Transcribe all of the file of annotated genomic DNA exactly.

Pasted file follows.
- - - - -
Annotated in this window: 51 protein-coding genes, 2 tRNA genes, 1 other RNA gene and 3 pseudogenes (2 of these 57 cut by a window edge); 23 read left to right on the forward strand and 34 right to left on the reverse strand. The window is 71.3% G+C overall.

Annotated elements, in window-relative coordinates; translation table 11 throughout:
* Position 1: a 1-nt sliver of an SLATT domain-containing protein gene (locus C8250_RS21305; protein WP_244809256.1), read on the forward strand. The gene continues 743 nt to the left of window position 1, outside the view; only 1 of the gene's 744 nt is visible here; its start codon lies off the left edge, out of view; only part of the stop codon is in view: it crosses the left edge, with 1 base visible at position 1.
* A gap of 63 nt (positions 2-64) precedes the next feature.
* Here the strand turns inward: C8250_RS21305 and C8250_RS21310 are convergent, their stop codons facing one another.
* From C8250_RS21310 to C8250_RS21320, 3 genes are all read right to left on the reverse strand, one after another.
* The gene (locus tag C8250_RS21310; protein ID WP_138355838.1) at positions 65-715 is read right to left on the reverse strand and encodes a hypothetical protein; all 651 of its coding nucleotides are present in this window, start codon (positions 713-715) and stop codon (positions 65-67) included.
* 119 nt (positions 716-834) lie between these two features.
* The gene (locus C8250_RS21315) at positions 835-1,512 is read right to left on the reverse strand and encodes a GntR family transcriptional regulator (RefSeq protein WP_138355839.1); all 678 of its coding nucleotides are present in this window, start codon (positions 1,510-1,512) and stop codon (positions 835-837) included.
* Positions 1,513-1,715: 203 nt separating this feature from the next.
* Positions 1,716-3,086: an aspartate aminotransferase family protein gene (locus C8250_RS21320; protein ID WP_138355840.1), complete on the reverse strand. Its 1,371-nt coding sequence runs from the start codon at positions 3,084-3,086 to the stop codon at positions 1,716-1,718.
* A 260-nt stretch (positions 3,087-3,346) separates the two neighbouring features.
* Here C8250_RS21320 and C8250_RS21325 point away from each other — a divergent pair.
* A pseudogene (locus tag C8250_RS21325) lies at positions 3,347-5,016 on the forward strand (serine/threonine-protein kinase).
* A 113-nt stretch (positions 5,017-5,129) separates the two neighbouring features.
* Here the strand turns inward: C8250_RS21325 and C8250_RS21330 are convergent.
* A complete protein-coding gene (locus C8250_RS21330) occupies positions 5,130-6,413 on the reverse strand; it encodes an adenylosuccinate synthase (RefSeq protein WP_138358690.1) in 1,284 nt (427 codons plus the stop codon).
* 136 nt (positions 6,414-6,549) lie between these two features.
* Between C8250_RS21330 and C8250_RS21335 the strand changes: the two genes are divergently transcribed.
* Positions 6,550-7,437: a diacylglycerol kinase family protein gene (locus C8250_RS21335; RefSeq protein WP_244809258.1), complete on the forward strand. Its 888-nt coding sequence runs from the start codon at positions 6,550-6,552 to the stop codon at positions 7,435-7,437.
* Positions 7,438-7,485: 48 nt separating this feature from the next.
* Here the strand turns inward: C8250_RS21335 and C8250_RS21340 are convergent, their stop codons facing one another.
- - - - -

Annotated in this window: 51 protein-coding genes, 2 tRNA genes, 1 other RNA gene and 3 pseudogenes (2 of these 57 cut by a window edge); 23 read left to right on the forward strand and 34 right to left on the reverse strand. The window is 71.3% G+C overall.

Annotated elements, in window-relative coordinates; translation table 11 throughout:
* Position 1: a 1-nt sliver of an SLATT domain-containing protein gene (locus C8250_RS21305; protein WP_244809256.1), read on the forward strand. The gene continues 743 nt to the left of window position 1, outside the view; only 1 of the gene's 744 nt is visible here; its start codon lies off the left edge, out of view; only part of the stop codon is in view: it crosses the left edge, with 1 base visible at position 1.
* A gap of 63 nt (positions 2-64) precedes the next feature.
* Here the strand turns inward: C8250_RS21305 and C8250_RS21310 are convergent, their stop codons facing one another.
* From C8250_RS21310 to C8250_RS21320, 3 genes are all read right to left on the reverse strand, one after another.
* The gene (locus tag C8250_RS21310; protein ID WP_138355838.1) at positions 65-715 is read right to left on the reverse strand and encodes a hypothetical protein; all 651 of its coding nucleotides are present in this window, start codon (positions 713-715) and stop codon (positions 65-67) included.
* 119 nt (positions 716-834) lie between these two features.
* The gene (locus C8250_RS21315) at positions 835-1,512 is read right to left on the reverse strand and encodes a GntR family transcriptional regulator (RefSeq protein WP_138355839.1); all 678 of its coding nucleotides are present in this window, start codon (positions 1,510-1,512) and stop codon (positions 835-837) included.
* Positions 1,513-1,715: 203 nt separating this feature from the next.
* Positions 1,716-3,086: an aspartate aminotransferase family protein gene (locus C8250_RS21320; protein ID WP_138355840.1), complete on the reverse strand. Its 1,371-nt coding sequence runs from the start codon at positions 3,084-3,086 to the stop codon at positions 1,716-1,718.
* A 260-nt stretch (positions 3,087-3,346) separates the two neighbouring features.
* Here C8250_RS21320 and C8250_RS21325 point away from each other — a divergent pair.
* A pseudogene (locus tag C8250_RS21325) lies at positions 3,347-5,016 on the forward strand (serine/threonine-protein kinase).
* A 113-nt stretch (positions 5,017-5,129) separates the two neighbouring features.
* Here the strand turns inward: C8250_RS21325 and C8250_RS21330 are convergent.
* A complete protein-coding gene (locus C8250_RS21330) occupies positions 5,130-6,413 on the reverse strand; it encodes an adenylosuccinate synthase (RefSeq protein WP_138358690.1) in 1,284 nt (427 codons plus the stop codon).
* 136 nt (positions 6,414-6,549) lie between these two features.
* Between C8250_RS21330 and C8250_RS21335 the strand changes: the two genes are divergently transcribed.
* Positions 6,550-7,437: a diacylglycerol kinase family protein gene (locus C8250_RS21335; RefSeq protein WP_244809258.1), complete on the forward strand. Its 888-nt coding sequence runs from the start codon at positions 6,550-6,552 to the stop codon at positions 7,435-7,437.
* Positions 7,438-7,485: 48 nt separating this feature from the next.
* Here the strand turns inward: C8250_RS21335 and C8250_RS21340 are convergent, their stop codons facing one another.